On Monday, all eyes were on former acting Attorney General Sally Yates, as a Senate judiciary subcommittee questioned her—alongside former Director of National Intelligence James Clapper—about Russian interference in the 2016 election, and interference in the Trump presidency itself. But most of the attempts to throw Yates off her game had nothing to do with Russia.
As you'll probably recall, Yates was fired in late January for instructing the Department of Justice not to enforce Trump's travel ban, so naturally the Republicans on the bipartisan subcommittee chaired by Republican Senator Lindsey Graham interrogated Yates about the decision that got her fired—in order to cast doubt upon her neutrality, maybe? Or to cast doubt on the credibility of her answers? Or something?
Anyway, no matter what you thought about the motivations of her interlocutors, there's no doubt she showed up ready to joust. At the very worst you'd have to call Yates' performance "shrewdly partisan," and at best, you could argue that she stood up to a roasting better than an Omanyte battling a Charizard.
Here were the highlights.
Ted Cruz Implied Yates Was a Partisan Operative Who Didn't Do Her Job
Texas senator Ted Cruz spent much of his time at the mic asking Clapper about emails without really making a clear point. Then he moved onto Yates, quoting the statute that basically said as President, Trump can decide to deny anyone entry to the country if he thinks they'd be "detrimental to the interest of the United States."
Without pausing, Yates said she was familiar with that statute, and busted out her own, which said "no person shall receive preference or be discriminated against in issuance of a visa because of race, nationality or place of birth." Then, without waiting for Cruz to try another jab, she said she wasn't focused on either statute, so much as "whether or not the executive order here violated the Constitution specifically with the establishment clause and equal protection and due process."
A moment later, when Cruz implied that she was being partisan in a statement about the executive order, Yates seemed to anticipate the criticism, and noted that another part of that very statement was about whether or not the order was illegal, which she thought it was. With that, the two had articulated the grey area that Yates' decision lived in: was she intervening to stop her boss from doing something illegal, or failing to do her job for partisan reasons? This remains a matter of dispute. For the record, some legal scholars agree with Cruz, and others side with Yates.
John Cornyn Said He Regretted Voting to Confirm Her
"I voted for your confirmation because I believed that you had a distinguished career," said other Texas Senator John Cornyn. But he called it "enormously disappointing," that Yates ignored the opinion of the Office of Legal Counsel "with regard to the lawfulness of the president's order."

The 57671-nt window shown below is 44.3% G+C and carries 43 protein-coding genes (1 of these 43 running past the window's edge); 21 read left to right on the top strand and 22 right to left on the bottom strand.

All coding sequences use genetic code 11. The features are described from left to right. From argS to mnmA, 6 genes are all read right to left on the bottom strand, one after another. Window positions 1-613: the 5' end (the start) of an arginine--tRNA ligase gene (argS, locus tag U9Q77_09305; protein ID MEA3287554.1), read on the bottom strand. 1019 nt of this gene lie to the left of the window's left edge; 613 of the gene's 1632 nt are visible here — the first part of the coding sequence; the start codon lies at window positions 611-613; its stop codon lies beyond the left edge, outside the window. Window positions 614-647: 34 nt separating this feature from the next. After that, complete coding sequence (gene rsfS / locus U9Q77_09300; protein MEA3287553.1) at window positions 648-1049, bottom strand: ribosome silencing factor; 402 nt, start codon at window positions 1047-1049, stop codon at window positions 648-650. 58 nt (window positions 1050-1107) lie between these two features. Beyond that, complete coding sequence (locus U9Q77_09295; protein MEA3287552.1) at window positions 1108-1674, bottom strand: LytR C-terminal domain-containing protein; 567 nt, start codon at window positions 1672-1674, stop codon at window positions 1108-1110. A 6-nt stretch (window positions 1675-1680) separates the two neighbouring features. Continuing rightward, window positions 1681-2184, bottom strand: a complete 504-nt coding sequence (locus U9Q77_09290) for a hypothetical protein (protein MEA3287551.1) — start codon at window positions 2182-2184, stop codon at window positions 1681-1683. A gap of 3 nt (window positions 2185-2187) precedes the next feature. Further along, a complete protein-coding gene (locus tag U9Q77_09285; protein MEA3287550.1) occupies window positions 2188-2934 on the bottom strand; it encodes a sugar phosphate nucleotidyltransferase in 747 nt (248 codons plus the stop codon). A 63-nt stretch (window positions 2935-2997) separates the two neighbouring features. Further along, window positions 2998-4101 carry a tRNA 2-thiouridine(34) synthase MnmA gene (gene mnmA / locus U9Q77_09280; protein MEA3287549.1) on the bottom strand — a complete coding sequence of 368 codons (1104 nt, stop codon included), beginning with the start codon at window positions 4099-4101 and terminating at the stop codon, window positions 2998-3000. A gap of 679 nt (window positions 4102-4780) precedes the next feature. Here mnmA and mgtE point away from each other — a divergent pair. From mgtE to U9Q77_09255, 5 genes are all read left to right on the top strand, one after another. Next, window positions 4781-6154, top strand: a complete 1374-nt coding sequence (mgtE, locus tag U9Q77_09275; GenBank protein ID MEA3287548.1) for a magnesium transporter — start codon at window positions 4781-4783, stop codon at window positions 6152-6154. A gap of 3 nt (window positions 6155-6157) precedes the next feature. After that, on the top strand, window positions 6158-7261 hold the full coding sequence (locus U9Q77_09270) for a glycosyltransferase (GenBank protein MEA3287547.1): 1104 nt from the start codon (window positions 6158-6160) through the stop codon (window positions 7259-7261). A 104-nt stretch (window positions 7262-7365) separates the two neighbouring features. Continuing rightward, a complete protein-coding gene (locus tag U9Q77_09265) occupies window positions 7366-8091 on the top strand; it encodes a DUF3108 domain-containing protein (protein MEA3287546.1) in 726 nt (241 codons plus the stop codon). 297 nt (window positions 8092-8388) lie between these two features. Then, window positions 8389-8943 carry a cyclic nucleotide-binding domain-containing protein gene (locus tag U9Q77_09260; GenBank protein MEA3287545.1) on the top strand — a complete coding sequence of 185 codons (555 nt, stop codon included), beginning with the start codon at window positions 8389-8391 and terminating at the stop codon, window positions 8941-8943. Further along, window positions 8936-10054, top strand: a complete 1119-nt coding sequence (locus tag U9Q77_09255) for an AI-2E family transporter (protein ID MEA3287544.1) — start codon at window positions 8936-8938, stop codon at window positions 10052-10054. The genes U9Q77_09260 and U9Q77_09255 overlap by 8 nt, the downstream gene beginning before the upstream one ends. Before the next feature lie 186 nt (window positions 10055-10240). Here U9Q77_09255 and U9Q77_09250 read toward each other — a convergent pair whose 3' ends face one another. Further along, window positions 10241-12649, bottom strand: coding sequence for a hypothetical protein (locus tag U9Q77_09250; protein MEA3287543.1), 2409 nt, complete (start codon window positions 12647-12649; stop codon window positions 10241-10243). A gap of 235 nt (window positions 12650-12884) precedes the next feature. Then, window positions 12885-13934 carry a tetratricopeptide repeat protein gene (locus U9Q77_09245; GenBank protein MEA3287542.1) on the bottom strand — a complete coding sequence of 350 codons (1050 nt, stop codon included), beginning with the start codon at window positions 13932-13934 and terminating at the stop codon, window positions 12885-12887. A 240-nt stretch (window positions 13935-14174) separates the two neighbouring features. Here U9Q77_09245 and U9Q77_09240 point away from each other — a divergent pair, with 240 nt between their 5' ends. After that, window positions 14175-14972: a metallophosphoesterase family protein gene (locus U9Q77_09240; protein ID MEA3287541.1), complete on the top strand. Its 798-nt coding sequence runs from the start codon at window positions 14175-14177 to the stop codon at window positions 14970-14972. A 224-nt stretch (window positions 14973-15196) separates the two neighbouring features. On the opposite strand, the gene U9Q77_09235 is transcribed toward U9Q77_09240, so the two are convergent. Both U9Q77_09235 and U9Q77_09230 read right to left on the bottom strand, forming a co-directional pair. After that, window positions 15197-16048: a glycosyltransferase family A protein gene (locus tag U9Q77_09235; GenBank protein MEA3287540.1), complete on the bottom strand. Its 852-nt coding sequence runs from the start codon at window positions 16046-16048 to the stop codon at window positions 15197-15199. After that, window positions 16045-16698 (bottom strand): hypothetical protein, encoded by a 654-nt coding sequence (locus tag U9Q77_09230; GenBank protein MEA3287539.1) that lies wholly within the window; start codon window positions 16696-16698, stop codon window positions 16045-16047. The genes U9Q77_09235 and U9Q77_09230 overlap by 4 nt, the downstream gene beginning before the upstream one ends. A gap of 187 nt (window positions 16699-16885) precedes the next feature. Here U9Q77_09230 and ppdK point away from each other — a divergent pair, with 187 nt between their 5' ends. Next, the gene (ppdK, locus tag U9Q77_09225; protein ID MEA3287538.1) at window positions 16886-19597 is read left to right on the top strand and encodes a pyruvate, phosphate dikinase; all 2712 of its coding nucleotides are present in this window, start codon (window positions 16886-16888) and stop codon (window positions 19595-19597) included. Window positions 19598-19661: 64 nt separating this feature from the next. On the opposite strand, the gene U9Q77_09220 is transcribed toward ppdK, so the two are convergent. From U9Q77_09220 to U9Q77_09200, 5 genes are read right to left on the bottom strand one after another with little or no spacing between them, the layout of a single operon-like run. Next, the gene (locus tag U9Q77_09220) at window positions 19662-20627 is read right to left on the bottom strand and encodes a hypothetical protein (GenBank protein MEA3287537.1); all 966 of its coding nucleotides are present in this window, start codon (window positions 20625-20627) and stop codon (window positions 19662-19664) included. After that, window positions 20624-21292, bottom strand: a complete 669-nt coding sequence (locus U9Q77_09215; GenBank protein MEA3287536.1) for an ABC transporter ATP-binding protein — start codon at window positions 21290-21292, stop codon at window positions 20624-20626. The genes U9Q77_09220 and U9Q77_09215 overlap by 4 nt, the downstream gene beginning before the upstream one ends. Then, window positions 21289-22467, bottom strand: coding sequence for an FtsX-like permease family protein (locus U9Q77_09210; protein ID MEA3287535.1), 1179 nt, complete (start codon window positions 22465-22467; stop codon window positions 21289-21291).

Yates was ready with a callback to her Senate confirmation hearing, because the Republicans at that hearing, including now attorney general Jeff Sessions, devoted plenty of time to getting Yates to imply that she would disobey the president, at a time when the president's name was Barack Obama.
"In an exchange that I had with you and other of your colleagues where you specifically asked me in that hearing that if the president asked me to do something that was unlawful or unconstitutional," she recalled to Cornyn, "would I say no? And I looked at this, and I made a determination that I believed that it was unlawful."
"That's what I promised you I would do, and that's what I did," she added.
Weirdly, right after that, Cornyn goofed, and remarked that since Yates thought the order was lawful (which she didn't), it was beyond him why she would tell the DOJ to defy it. That allowed for an easy mic drop from Yates:
"Senator, I did not say it was lawful. I said it was unlawful," she said.
John Kennedy Got Very Philosophical
John Kennedy—not the dead president but a brand new Senator from Louisiana—began by asking Yates an easy question about whether she thought the order was constitutional, and when she almost elaborated, he cut her off. "Lemme stop you, because I've got a whole bunch of questions," he said. Kennedy did have a whole bunch of questions, and they were mind-blowing.
"I just want to understand your thinking from my perspective," Kennedy said, referring to what I think even William James would agree is the only way to understand someone else's thinking. A moment later he said, "I don't mean to wax too metaphysical, but at what point does an act of Congress, or an order become unconstitutional?" When Yates tried to answer the strange question somewhat vaguely, he pressed on: "Is it some a priori determination?" But he didn't wait for her to answer that, and asked a different question: "Who appointed you to the United States Supreme Court?" And when Yates didn't answer that counterfactual, he tossed out yet another question: "Aren't most acts of congress presumed to be constitutional?" The matter at hand, let's not forget, was an executive order, not an act of congress.
With Kennedy spinning his wheels, Yates restated her reasoning. "I believe it is the responsibility of the Attorney General, if the president asks him or her to do something that he or she believes is unlawful or unconstitutional, to say no. And that's what I did."
"OK. I get it," said Kennedy.
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